And then there’s always that bag or bin of loose bricks, and one of the great joys is just sitting down and building. I think this ability to want to build together is the best way to describe our community. Many other hobbies or groups seems to be a little individualistic and self-centred, whereas this hobby as a whole may at first glance seem to be a fairly solo endeavour, as a community it is different, we play well together, and embrace each other’s abilities, ideas and ultimately each other.  Very few communities out there would so willing to share with everyone their so-called tricks of the trade, and to actively encourage newer builders, and that’s pretty cool.

DAS: Is there something about the universal language of LEGO that allows us to understand each other better than other more culturally embedded activities?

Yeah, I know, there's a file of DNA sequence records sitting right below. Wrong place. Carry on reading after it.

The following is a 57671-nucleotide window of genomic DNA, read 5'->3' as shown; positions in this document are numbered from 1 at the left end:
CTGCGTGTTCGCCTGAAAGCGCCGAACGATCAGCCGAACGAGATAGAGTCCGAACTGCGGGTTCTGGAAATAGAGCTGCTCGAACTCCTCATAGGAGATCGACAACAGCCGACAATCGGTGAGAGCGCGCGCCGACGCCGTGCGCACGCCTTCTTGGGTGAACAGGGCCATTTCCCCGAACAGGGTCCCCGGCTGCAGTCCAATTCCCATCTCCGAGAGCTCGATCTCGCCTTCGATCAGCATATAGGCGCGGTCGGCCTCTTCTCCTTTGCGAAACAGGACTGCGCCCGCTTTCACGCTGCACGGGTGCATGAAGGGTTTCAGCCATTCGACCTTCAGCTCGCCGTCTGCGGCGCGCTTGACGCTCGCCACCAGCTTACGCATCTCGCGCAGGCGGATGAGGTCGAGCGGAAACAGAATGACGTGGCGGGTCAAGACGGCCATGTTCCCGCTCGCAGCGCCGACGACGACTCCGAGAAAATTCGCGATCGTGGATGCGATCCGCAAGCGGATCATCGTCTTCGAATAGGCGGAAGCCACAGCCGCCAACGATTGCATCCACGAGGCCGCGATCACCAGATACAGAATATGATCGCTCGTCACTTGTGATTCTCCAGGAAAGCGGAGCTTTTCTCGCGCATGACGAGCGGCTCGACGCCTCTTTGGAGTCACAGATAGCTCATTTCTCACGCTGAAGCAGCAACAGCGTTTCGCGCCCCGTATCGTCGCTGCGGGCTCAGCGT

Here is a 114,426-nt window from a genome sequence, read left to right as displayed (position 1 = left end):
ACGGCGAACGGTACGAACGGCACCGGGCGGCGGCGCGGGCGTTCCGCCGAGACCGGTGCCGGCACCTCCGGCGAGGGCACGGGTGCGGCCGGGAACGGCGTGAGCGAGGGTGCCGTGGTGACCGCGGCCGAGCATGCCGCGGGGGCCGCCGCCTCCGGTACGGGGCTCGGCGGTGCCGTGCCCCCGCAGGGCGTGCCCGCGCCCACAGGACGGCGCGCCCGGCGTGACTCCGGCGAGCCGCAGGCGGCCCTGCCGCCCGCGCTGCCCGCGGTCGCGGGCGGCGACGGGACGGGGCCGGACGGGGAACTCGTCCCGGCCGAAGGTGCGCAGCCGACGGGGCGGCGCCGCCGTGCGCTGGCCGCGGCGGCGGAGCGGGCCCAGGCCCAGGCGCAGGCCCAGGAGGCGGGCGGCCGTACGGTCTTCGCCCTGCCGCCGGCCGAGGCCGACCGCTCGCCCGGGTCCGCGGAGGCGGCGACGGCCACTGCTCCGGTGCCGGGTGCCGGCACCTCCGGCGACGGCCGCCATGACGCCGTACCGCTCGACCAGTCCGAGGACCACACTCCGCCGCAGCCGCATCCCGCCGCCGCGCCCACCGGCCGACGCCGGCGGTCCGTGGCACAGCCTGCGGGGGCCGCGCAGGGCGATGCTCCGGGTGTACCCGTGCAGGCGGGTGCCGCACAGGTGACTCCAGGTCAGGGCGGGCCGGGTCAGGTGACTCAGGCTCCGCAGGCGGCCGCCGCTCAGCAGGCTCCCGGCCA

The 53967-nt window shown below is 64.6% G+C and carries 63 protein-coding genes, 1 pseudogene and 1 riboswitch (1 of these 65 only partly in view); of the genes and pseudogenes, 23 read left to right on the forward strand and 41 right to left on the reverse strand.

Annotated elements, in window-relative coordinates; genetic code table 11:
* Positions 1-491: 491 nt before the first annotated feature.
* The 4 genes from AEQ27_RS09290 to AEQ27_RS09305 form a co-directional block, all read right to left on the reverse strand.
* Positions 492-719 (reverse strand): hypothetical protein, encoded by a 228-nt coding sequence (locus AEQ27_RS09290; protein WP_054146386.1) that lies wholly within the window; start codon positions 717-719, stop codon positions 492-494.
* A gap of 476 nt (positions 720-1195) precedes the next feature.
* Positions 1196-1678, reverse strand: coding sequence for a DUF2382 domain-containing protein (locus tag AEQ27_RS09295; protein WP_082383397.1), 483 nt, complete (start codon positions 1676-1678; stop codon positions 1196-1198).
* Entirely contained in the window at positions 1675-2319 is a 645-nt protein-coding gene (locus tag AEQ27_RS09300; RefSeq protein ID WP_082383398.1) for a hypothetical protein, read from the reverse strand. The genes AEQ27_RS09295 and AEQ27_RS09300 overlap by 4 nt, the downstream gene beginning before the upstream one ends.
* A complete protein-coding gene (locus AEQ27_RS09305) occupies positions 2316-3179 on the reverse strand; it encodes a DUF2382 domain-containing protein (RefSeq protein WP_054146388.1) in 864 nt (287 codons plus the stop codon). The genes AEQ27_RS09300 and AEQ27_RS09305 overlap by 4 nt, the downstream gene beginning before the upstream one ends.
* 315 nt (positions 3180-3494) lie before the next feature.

SL: I’ve had the pleasure of sitting down and building with people from around the world, from the United States, Europe, New Zealand, Australia, and it’s the same around the world. The stud goes into the anti-stud. It doesn’t matter what language you speak.

But even within local areas, it’s fascinating to see the actual lexicon of LEGO change. Have you ever asked someone what a 4070 brick is called? Depending on who you ask it’s an ‘Erling’ or a ‘headlight’ or a ‘washer’ or even a ‘half plate recessed SNOT brick’.

But even with the ultimate equaliser that is the standard LEGO brick, the resulting builds are unsurprisingly geographically diverse. If you look around the different areas of the world, there seem to be some trends that pop up in certain locales. It doesn’t mean that everyone from a given area or a certain group build the same way, but there tends to be a consolidation of styles, which LEGO users as an international community then see come together. That’s amazing.